In sciences dealing with the anatomy of animals, precise anatomical terms of location are necessary for a variety of reasons. Non-scientists often wonder why zoological and human anatomists use complex terminology to describe locations on a body, when common terms like "up", "down", "top" and "bottom" could be used instead. Two major problems arise with common usage, however. First, they tend to be language-specific, requiring translation into equivalent, or almost-equivalent, terms in other languages. They are not universal terms that may be readily understood by zoologists speaking other languages. Differences in terminology remain a problem that, to some extent, still separates the fields of zoological anatomy (sometimes called zootomy) and human (medical) anatomy. The second, and larger, problem is caused by the very nature of animals. Most animals are capable of moving relative to their environment (see Fig. 1). So while "up" might refer to the top of someone's head when they are standing upright, the same term ("up") would describe their belly while they are lying down. Therefore, standardized anatomical (and zootomical) terms of location have been developed, usually based on Latin words, to enable all biological and medical scientists to precisely delineate and communicate information about animal (including human) bodies and their component organs.





Colored contractile fibers that regulate pupil size



名詞解釋:In medicine, ischemia (Greek ισχαιμία, isch- is restriction, hema or haema is blood) is a restriction in blood supply, generally due to factors in the blood vessels, with resultant damage or dysfunction of tissue. It may also be spelled ischaemia or ischæmia.





Narrow passage or tissue strip connecting two larger parts




The mesencephalic duct, also known as the aqueduct of Sylvius or the cerebral aqueduct, contains cerebrospinal fluid (CSF), is within the mesencephalon (or midbrain) and connects the third ventricle in the diencephalon to the fourth ventricle, which is between the pons and cerebellum.




A karyotype is the observed characteristics (number, type, shape etc) of the chromosomes of an individual or species. In normal diploid organisms, autosomal chromosomes are present in two identical copies, although polyploid cells have multiple copies of chromosomes and haploid cells have single copies. The chromosomes are arranged and displayed (often on a photo) in a standard format known as an idiogram: in pairs, ordered by size and position of centromere for chromosomes of the same size. Karyotypes are used to study chromosomal aberrations, and may be used to determine other macroscopically visible aspects of an individual's genotype, such as sex. In order to be able to see the chromosomes and determine their size and internal pattern, they are chemically labeled with a dye ("stained"). The pattern of individual chromosomes is called chromosome banding, whereas the study of whole sets of chromosomes is known as karyology. Normal human karyotypes contain 22 pairs of autosomal chromosomes and one pair of sex chromosomes. Normal karyotypes for women contain two X chromosomes and are denoted 46,XX; men have both an X and a Y chromosome denoted 46,XY. However, some individuals have other karyotypes with added or missing sex chromosomes, including 47,XYY, 47,XXY, 47,XXX and 45,X. The karyotype 45,Y does not occur, as an embryo without an X chromosome cannot survive.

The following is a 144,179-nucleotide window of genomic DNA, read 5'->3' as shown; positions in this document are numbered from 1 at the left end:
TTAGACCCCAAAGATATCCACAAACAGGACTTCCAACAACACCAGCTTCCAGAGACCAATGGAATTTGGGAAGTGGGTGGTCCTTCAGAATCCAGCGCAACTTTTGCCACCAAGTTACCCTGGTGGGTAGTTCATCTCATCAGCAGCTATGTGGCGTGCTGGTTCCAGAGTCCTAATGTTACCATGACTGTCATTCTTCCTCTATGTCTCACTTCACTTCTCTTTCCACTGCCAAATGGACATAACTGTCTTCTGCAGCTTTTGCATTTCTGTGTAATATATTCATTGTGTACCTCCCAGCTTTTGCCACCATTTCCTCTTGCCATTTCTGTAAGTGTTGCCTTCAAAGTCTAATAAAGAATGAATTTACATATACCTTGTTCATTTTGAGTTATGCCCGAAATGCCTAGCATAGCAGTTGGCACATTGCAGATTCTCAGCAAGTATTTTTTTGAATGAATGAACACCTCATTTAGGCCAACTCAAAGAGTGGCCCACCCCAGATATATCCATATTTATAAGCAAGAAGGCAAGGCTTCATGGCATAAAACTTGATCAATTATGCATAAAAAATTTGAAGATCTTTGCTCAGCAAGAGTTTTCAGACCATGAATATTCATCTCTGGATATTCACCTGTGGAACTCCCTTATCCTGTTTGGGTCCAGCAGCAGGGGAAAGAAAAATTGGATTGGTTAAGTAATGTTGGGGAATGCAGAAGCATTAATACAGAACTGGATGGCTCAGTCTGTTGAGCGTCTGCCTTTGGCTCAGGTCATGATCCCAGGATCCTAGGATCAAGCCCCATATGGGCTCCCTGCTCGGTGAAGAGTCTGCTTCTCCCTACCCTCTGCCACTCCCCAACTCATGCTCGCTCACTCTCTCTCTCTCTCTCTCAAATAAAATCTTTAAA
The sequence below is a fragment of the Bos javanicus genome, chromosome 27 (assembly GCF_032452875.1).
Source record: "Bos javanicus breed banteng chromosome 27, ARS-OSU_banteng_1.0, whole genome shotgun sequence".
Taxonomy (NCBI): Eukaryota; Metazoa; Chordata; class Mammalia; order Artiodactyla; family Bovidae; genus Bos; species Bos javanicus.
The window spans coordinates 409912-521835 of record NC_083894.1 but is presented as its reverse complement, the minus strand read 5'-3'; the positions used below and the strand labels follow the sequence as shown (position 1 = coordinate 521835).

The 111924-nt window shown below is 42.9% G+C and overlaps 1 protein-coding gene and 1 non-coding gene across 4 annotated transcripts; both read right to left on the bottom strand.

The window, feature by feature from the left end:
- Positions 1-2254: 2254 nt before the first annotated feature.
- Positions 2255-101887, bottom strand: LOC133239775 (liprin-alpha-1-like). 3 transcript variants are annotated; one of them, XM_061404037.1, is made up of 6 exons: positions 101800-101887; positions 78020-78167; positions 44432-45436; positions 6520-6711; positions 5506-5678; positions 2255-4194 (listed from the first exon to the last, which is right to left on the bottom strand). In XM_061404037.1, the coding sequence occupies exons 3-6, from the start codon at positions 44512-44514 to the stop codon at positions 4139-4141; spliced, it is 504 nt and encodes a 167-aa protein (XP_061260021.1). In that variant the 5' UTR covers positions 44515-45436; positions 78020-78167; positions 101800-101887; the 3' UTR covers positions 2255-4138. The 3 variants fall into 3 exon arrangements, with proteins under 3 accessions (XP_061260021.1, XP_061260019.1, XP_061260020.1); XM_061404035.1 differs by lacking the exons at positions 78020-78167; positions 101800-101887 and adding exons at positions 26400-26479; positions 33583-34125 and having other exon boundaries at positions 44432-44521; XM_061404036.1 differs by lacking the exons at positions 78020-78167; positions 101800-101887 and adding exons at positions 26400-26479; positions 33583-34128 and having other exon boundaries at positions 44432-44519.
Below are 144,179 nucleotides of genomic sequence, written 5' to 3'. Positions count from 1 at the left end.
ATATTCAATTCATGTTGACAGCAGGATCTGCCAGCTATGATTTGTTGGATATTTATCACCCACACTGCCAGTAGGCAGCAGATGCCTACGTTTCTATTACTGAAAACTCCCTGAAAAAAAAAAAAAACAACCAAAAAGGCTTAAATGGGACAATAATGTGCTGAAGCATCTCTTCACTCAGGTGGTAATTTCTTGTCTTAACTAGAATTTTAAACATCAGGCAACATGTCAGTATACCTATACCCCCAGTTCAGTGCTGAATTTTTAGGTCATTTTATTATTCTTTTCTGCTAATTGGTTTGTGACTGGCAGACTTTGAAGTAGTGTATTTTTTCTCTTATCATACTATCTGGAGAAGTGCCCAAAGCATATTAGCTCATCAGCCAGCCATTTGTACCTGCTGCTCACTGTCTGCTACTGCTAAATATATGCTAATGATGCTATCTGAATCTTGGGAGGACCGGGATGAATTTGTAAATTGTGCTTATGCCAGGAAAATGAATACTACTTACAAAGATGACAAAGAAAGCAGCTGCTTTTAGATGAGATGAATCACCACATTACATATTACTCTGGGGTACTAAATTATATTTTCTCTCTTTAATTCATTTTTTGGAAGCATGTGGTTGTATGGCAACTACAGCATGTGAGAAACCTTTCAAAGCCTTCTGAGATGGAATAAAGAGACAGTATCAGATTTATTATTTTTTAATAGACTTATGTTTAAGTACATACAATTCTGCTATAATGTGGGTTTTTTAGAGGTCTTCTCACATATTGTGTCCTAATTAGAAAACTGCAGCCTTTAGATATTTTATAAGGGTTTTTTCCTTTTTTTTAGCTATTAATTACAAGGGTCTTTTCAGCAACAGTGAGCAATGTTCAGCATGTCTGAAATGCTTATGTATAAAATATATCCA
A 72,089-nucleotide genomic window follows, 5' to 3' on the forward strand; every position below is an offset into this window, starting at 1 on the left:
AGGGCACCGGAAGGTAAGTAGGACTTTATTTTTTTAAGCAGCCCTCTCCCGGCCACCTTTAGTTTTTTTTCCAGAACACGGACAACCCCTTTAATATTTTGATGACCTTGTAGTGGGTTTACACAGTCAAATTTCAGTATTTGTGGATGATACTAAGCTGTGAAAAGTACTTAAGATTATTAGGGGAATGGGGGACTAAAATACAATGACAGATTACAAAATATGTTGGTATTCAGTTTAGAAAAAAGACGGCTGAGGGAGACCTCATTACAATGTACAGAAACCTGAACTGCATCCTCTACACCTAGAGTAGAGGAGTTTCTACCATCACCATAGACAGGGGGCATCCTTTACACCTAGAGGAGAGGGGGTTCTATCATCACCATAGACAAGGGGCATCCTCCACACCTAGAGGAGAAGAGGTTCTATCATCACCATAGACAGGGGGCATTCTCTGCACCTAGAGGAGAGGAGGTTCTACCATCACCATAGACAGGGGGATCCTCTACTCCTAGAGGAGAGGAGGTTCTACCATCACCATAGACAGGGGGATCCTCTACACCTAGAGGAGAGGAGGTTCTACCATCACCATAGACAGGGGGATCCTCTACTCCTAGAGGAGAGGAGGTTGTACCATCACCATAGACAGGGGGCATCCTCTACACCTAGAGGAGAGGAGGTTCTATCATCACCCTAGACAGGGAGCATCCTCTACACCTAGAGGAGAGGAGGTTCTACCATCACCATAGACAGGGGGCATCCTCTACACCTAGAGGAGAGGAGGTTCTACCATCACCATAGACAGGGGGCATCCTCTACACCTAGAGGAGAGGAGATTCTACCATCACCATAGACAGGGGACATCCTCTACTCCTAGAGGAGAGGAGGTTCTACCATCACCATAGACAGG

24.Kayser- Fleischer ring



The rings, which consist of copper deposits where the cornea meets the sclera, in Descemet's membrane, first appear as a crescent at the top of the cornea. Eventually, a second crescent forms below, at 6 o'clock, and ultimately completely encircles the corneaIn later stages, the brownish rings can be seen with the naked eye. In earlier stages, an optometrist's or ophthalmologist's slit lamp reveals the golden brown or greenish-yellow crescents.Circle formed by the accumulation of copper around the corneaSeen in Wilson disease